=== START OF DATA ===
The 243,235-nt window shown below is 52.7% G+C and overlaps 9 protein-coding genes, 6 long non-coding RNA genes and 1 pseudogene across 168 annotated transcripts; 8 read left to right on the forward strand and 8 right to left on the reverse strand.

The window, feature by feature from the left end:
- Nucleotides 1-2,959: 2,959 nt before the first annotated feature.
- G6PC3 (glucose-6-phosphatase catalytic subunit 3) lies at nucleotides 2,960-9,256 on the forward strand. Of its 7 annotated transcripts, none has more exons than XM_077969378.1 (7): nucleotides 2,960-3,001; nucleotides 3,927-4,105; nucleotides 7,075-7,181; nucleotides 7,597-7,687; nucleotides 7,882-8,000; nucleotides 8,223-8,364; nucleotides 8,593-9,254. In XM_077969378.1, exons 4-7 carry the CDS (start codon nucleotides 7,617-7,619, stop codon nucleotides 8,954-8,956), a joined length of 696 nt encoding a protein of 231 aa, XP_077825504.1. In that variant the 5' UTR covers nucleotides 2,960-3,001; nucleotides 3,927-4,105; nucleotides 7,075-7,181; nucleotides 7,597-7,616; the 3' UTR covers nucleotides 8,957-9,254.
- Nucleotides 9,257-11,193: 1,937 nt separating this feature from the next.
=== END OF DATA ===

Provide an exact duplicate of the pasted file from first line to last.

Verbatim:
The 243,235-nt window shown below is 52.7% G+C and overlaps 9 protein-coding genes, 6 long non-coding RNA genes and 1 pseudogene across 168 annotated transcripts; 8 read left to right on the forward strand and 8 right to left on the reverse strand.

The window, feature by feature from the left end:
- Nucleotides 1-2,959: 2,959 nt before the first annotated feature.
- G6PC3 (glucose-6-phosphatase catalytic subunit 3) lies at nucleotides 2,960-9,256 on the forward strand. Of its 7 annotated transcripts, none has more exons than XM_077969378.1 (7): nucleotides 2,960-3,001; nucleotides 3,927-4,105; nucleotides 7,075-7,181; nucleotides 7,597-7,687; nucleotides 7,882-8,000; nucleotides 8,223-8,364; nucleotides 8,593-9,254. In XM_077969378.1, exons 4-7 carry the CDS (start codon nucleotides 7,617-7,619, stop codon nucleotides 8,954-8,956), a joined length of 696 nt encoding a protein of 231 aa, XP_077825504.1. In that variant the 5' UTR covers nucleotides 2,960-3,001; nucleotides 3,927-4,105; nucleotides 7,075-7,181; nucleotides 7,597-7,616; the 3' UTR covers nucleotides 8,957-9,254.
- Nucleotides 9,257-11,193: 1,937 nt separating this feature from the next.